In his history of the Second World War, Winston Churchill mentions that President Roosevelt wrote the following to him on the 25th of October 1943……
President Roosevelt to Prime Minister. It is a nuisenza to have influenza. No word from Uncle Joe yet. What say we next meet in North Africa soon….
This date was exactly nine months before I was born, so it can be assumed that while my parents were conceiving me the most powerful world leader was sneezing.
I make this connection partly because a children’s primer on sex that I read later on in life informed me that an orgasm was like a good sneeze. Illogically, instead of procreating, most of the world was intent on killing at this important moment. Yet, to their credit, belligerents making up the two camps were at least making some effort to work in unison. As Roosevelt’s letter indicates, he and Churchill were planning a meeting to better co-ordinate the war efforts of the Allies, but coincidently at much the same time, the two principal Axis powers, Germany and Japan, were also undergoing a difficult but successful combined operation.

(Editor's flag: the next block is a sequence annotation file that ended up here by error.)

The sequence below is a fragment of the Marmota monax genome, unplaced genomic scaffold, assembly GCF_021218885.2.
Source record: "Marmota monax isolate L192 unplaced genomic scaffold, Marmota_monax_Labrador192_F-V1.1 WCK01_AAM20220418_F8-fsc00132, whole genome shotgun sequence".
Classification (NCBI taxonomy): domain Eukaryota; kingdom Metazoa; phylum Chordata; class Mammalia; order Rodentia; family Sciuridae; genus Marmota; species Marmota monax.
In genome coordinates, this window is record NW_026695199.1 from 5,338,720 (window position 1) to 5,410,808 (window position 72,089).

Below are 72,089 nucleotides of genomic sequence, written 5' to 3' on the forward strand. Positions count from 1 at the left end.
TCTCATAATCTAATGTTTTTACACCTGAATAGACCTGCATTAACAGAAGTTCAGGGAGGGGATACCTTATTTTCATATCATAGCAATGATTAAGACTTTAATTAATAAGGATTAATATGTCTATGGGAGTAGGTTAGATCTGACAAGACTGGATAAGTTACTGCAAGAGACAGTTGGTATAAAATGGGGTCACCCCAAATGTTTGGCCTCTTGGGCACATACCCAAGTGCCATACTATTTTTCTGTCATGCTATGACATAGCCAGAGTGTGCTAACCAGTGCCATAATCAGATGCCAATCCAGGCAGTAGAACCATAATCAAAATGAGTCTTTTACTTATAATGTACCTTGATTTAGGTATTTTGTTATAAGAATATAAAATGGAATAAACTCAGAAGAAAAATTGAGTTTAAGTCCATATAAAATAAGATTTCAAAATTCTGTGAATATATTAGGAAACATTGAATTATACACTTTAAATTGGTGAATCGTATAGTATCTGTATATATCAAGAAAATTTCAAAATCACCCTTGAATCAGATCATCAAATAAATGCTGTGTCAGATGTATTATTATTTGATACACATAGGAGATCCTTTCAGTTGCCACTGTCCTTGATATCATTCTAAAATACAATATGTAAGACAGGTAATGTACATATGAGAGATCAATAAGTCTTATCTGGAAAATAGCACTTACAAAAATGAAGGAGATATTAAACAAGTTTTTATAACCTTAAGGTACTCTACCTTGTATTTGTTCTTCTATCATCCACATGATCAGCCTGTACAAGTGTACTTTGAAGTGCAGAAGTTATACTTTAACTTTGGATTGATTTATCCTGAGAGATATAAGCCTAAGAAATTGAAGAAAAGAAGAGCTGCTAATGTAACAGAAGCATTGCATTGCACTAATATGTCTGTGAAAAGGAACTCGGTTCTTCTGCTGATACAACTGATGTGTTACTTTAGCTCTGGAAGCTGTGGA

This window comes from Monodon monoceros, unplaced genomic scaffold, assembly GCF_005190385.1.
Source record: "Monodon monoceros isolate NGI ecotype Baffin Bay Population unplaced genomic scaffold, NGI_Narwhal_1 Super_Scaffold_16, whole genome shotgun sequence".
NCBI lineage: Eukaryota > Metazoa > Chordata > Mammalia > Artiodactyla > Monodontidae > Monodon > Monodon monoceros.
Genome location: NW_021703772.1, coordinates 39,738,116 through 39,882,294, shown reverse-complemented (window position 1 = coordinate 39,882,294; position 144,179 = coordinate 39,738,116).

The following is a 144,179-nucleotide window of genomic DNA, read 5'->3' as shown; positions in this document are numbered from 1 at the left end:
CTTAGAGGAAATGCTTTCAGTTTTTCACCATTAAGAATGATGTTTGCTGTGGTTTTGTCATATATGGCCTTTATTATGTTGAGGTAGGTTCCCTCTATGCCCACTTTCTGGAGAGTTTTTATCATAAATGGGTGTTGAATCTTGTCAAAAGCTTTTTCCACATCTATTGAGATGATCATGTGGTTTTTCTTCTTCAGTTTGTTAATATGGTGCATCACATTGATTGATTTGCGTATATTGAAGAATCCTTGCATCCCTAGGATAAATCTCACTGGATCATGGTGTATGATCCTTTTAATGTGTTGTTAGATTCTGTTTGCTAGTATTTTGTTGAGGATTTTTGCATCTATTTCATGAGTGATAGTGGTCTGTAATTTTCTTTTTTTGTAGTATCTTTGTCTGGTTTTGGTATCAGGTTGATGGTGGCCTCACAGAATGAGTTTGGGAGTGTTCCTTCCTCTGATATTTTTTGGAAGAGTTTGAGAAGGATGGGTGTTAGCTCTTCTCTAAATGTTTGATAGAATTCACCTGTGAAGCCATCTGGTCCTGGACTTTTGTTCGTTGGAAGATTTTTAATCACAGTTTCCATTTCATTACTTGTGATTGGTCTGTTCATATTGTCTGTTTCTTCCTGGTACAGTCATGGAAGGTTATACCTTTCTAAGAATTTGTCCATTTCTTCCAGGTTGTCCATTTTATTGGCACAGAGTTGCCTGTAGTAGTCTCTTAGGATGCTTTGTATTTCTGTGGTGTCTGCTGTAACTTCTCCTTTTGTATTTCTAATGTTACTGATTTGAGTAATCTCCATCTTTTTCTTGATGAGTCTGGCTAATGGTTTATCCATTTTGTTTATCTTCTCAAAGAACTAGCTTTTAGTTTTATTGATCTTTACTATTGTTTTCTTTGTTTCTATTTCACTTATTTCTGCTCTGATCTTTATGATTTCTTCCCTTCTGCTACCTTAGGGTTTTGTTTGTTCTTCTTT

In the Indian Ocean, and less than a hundred miles away from the Mauritian bedroom where I was probably conceived, Subhas Chandra Bose, the charismatic president of the Indian Independence League, was transhipped in a rubber dingy from U-180 to I-29, a Japanese submarine, to take command of 40,000 Indian soldiers who had switched sides following Britain’s defeat at Singapore.